good ones dont come every day, so Miʃs
is married, (as Love is to come afterwards)
and finds herself in a few months a most
miserable animal especially if she is
unfortunate enough to see a man she
likes better than her Husband now My
dearest Mary have I not anʃwer'd your question
Yea, or Nay, is not what I say com̄only the
Case I refer to Mrs- Hamilton if you chuse
an umpire in the mean time My dearest Girl
believe me most Affctly- yours W. N.-
remember me particularly to
Mrs- Hamilton & please send ye inclosed to Mr Hope

(hover over blue text or annotations for clarification;
red text is normalised and/or unformatted in other panel)


Notes


 1. Edited extracts from this letter and others appear in an unbroken sequence in Anson & Anson (1925: 21-2).
 2. The PDF image has page 5 (column 2 of image 2) and page 6 (image 4) in reverse order.

Normalised Text




      Canterbury February 11th- 1773
Yours My dearest Mary of the 4th & 5th- enclosing
Mr Hope letter only came to hand last post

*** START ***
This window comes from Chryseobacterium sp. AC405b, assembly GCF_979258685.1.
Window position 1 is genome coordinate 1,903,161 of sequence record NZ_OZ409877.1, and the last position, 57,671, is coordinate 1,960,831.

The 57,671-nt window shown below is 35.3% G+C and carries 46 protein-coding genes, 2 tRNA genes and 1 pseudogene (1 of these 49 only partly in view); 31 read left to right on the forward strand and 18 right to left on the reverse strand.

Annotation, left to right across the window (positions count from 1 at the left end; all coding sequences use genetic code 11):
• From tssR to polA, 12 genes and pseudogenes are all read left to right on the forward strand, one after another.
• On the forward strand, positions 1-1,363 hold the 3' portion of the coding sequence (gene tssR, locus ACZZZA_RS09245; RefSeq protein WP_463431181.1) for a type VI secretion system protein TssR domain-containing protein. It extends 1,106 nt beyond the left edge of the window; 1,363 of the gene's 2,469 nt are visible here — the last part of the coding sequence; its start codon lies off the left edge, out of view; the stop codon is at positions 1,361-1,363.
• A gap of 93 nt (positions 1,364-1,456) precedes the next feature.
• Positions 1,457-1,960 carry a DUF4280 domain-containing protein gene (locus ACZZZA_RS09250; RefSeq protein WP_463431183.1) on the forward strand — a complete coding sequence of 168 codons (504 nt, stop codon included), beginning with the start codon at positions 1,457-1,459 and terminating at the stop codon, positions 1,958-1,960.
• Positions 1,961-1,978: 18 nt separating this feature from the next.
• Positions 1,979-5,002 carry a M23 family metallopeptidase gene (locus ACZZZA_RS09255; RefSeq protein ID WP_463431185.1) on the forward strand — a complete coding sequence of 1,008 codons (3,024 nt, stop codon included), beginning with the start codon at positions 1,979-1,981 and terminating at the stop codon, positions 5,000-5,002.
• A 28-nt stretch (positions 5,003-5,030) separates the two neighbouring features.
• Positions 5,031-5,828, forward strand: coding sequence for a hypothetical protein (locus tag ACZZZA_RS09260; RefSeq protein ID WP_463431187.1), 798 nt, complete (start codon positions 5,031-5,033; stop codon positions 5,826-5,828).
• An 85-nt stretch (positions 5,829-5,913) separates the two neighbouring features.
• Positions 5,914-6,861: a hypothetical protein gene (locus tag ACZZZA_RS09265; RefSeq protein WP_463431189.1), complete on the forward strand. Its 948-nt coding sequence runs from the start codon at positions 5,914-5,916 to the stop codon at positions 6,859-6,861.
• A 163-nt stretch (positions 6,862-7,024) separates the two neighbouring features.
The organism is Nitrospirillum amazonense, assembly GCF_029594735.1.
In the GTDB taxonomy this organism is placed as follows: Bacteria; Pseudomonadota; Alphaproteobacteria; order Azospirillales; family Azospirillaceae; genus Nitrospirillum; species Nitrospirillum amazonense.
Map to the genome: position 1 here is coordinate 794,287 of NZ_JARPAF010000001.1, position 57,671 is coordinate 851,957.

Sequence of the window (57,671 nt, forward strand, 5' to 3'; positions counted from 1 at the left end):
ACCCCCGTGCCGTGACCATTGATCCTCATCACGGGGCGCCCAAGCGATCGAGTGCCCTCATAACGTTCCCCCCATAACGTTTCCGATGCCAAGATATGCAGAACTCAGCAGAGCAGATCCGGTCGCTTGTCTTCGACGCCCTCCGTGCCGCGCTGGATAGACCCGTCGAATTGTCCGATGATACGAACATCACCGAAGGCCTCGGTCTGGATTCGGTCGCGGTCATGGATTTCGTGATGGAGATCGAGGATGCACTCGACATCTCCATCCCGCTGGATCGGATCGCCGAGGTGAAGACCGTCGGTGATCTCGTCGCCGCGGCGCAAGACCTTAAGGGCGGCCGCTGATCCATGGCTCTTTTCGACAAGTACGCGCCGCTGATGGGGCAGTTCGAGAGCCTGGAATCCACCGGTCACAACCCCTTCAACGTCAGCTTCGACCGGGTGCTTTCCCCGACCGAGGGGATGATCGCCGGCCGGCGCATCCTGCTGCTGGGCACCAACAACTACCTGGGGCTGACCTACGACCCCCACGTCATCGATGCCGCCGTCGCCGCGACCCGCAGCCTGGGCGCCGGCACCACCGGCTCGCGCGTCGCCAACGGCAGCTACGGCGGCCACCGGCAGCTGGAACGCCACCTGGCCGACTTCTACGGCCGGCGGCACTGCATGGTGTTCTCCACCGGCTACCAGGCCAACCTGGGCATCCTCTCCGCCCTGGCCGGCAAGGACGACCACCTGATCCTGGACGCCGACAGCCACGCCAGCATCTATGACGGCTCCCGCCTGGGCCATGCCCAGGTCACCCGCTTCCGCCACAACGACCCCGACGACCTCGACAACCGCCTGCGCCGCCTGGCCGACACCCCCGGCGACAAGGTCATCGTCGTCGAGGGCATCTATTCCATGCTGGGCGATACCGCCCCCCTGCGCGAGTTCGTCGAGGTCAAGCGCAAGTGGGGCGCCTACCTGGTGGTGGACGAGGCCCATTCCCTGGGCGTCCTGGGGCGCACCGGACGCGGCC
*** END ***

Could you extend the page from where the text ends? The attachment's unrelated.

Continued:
where it has been lying I know not but it
has come in an unlucky day to answer it
as I am afraid it will not be in my Power
to make this a long one having many to write
but would not delay it, as you seem to be
desirous to know about my health which I
thank God is at present very well though I have
a small Cough which in this weather is not
surprising as the Snow is now lying deeper
here than ever remembered by the oldest
person in the County with a very hard
frost. It gives me the greatest pleasure
imaginable to hear from you that Mrs-
Hamilton is so very well believe me she
has my most sincere Wish that her health
may continue that you may both be
blessing to one another. Indeed My dear
Girl I take as great care of my health as
any body can possible do, though I own was I



with you I might still be induced to take
more in purpose to be nursed by My dear
Ward, which might not be the best way to
be free from Complaints as invalids very
frequently over nurse themselves however if
I was free from the little Cough that I have
I dont remember being better for several
years than I feel myself this very day, Believe
me no bodys instructions will go farther
with me than yours as I am quite satisfied
that every thing you would desire me to do
would be for my advantage. You desire to
know whether the Greys come to Northampton
this year or not, it is not as yet decided
whether the Regiment goes to Suffolk or Northampton
the last named place by the rotation we should
most certainly go to but I hear Lord Panmure
is making interest for us to go to Suffolk &
as I am to be from the regiment its much